«Should only women accompany a birth and how does a doula help?»

Vera Achana

Vera Achana

Expert talk with Sandra Ackermann (certified doula and birth companion)

The doula is arousing more and more interest among many parents. The trend comes from the USA and is still an unknown term for many people in Switzerland. The term doula comes from ancient Greek and means “servant”. She primarily cares about the emotional well-being of women and couples during pregnancy, birth and the postpartum period. Unlike the midwife, a doula has no medical training in childbirth. The Doula CH association has existed since 2006. The association now has 175 members; around a fifth of them work in the canton of Zurich.

As part of the monthly Mamimoves expert class, I had a conversation with Sandra Ackermann, a practicing doula.

Sandra prefers to call herself a birth companion rather than a doula and describes her job as follows: “The doula is the physical and psychological support for the woman giving birth; Support can often begin during pregnancy and continue beyond birth. However, the doula does not make medical decisions. She accompanies the woman in this process, how long that takes is very individual.” Sandra always lacked practical experience in her birth preparation courses, which is why she trained to become a birth companion.

To my further question about the relationship Sandra builds with her customers, she describes it very vividly: “The nice thing about my work is that the women have very different needs and I always have to find out what the woman wants, what her partner wants and so on how I can best look after them individually.”

I was interested in how much the emotional and how much the physical level plays a role in birth. Sandra says that 60 percent is emotional and 40 percent is physical and ultimately crucial to the birth process. She also adds that “my job is not to make women dependent on me, but rather so that they can mobilize their own strengths. In the end, women give birth, not me.”

Sandra also accompanies planned cesarean births, but rarely. It happens more often that a birth begins and then a cesarean section occurs during the birth. She is always very grateful that we are able to bring the babies into the world via cesarean section.

What role do fathers play in childbirth?

We continue to talk about the partners of the woman in labor. A topic that, in my opinion, is not addressed enough. Sandra makes an interesting observation: “In the follow-up discussions, I sometimes have the impression that the men had a different birth.” This statement makes us all think. It seems as if some men perceive this event very differently than the woman giving birth and Sandra as a companion. This raises another question for me. Should we leave it like that and hope that men will simply process what they have experienced differently? Or is there a need for a more conscious approach to this event, conversations and time to process it so that the fathers don’t simply suppress the experiences.

From a psychological perspective, it seems to me that there is a danger that repression can also lead to distancing from the partner. Especially when the newborn suddenly becomes the center of attention and takes up everyone’s time and energy, it often becomes difficult for the man to take his place in this new constellation.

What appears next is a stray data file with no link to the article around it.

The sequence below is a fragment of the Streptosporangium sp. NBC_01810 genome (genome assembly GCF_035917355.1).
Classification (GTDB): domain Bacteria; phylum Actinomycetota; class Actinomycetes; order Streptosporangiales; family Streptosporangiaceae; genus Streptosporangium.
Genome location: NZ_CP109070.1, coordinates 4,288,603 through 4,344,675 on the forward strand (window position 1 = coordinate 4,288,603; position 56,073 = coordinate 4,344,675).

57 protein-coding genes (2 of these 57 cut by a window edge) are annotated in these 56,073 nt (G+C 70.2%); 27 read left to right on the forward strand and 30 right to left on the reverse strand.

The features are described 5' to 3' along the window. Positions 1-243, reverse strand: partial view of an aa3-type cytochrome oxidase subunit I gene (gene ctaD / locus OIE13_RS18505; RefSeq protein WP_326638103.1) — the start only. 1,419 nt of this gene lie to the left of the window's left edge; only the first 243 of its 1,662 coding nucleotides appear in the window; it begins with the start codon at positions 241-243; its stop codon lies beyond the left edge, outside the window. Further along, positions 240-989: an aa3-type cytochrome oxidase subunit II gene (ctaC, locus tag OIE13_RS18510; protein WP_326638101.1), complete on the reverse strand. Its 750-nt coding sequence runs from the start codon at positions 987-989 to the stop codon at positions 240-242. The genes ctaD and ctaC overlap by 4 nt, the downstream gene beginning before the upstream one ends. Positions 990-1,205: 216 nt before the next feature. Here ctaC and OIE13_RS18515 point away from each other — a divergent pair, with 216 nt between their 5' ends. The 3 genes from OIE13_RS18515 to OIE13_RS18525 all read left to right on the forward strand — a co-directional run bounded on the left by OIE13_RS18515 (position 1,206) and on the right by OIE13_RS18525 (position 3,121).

“Historically, men attending births are a modern phenomenon. “In the past, women gave birth among themselves, without the men,” Sandra adds. I think to myself that it could be too much of a challenge for them and that they can just put up with it. Many fathers are happy that Sandra accompanies the birth. You can then go outside, take some distance and breathe a sigh of relief. Sandra sometimes acts as a mediator in the room. She translates what the doctors or midwives say if it is not understandable to the woman giving birth, her partner, or both. It has also happened that the husband of a woman giving birth became very irritated and started giving orders. Sandra then had to intervene and make sure that it didn’t cause any stress to the woman giving birth.

What could improve for father and mother?

Personally, I would like the birth and the period afterwards to receive more attention in society. For new parents it is a jump into the deep end, which in my opinion has an impact on the later relationship between husband and wife. Friends and family can make a positive contribution by asking open questions, not judging everything and knowing better, even if they already have children of their own and have “survived” the same thing. At an institutional level, however, hospitals, birth centers or midwife practices could also take on an educational role that goes beyond a classic birth preparation course for men and informs them about the personal stress factors during childbirth and offers them support in dealing with them.

On the other hand, you can also raise awareness among women that accompanying the birth does not have to be a given for fathers, without often leaving behind unprocessed images and emotions that can also affect the later relationship with the woman.

Finally, I would like to know from Sandra how she copes with the many births. “I used to cry for two days after every birth. My children were still small then. Today I can distance myself better. I have a good night’s sleep, which helps me a lot.”

I had the conversation with Sandra Ackermann, birth companion and preparer, adult educator, toddler educator, postnatal trainer, yoga and Pilates. www.geburtundkind.ch

If you are currently pregnant or postnatal, join the yoga and expert classes live online in the future and register for your free trial week!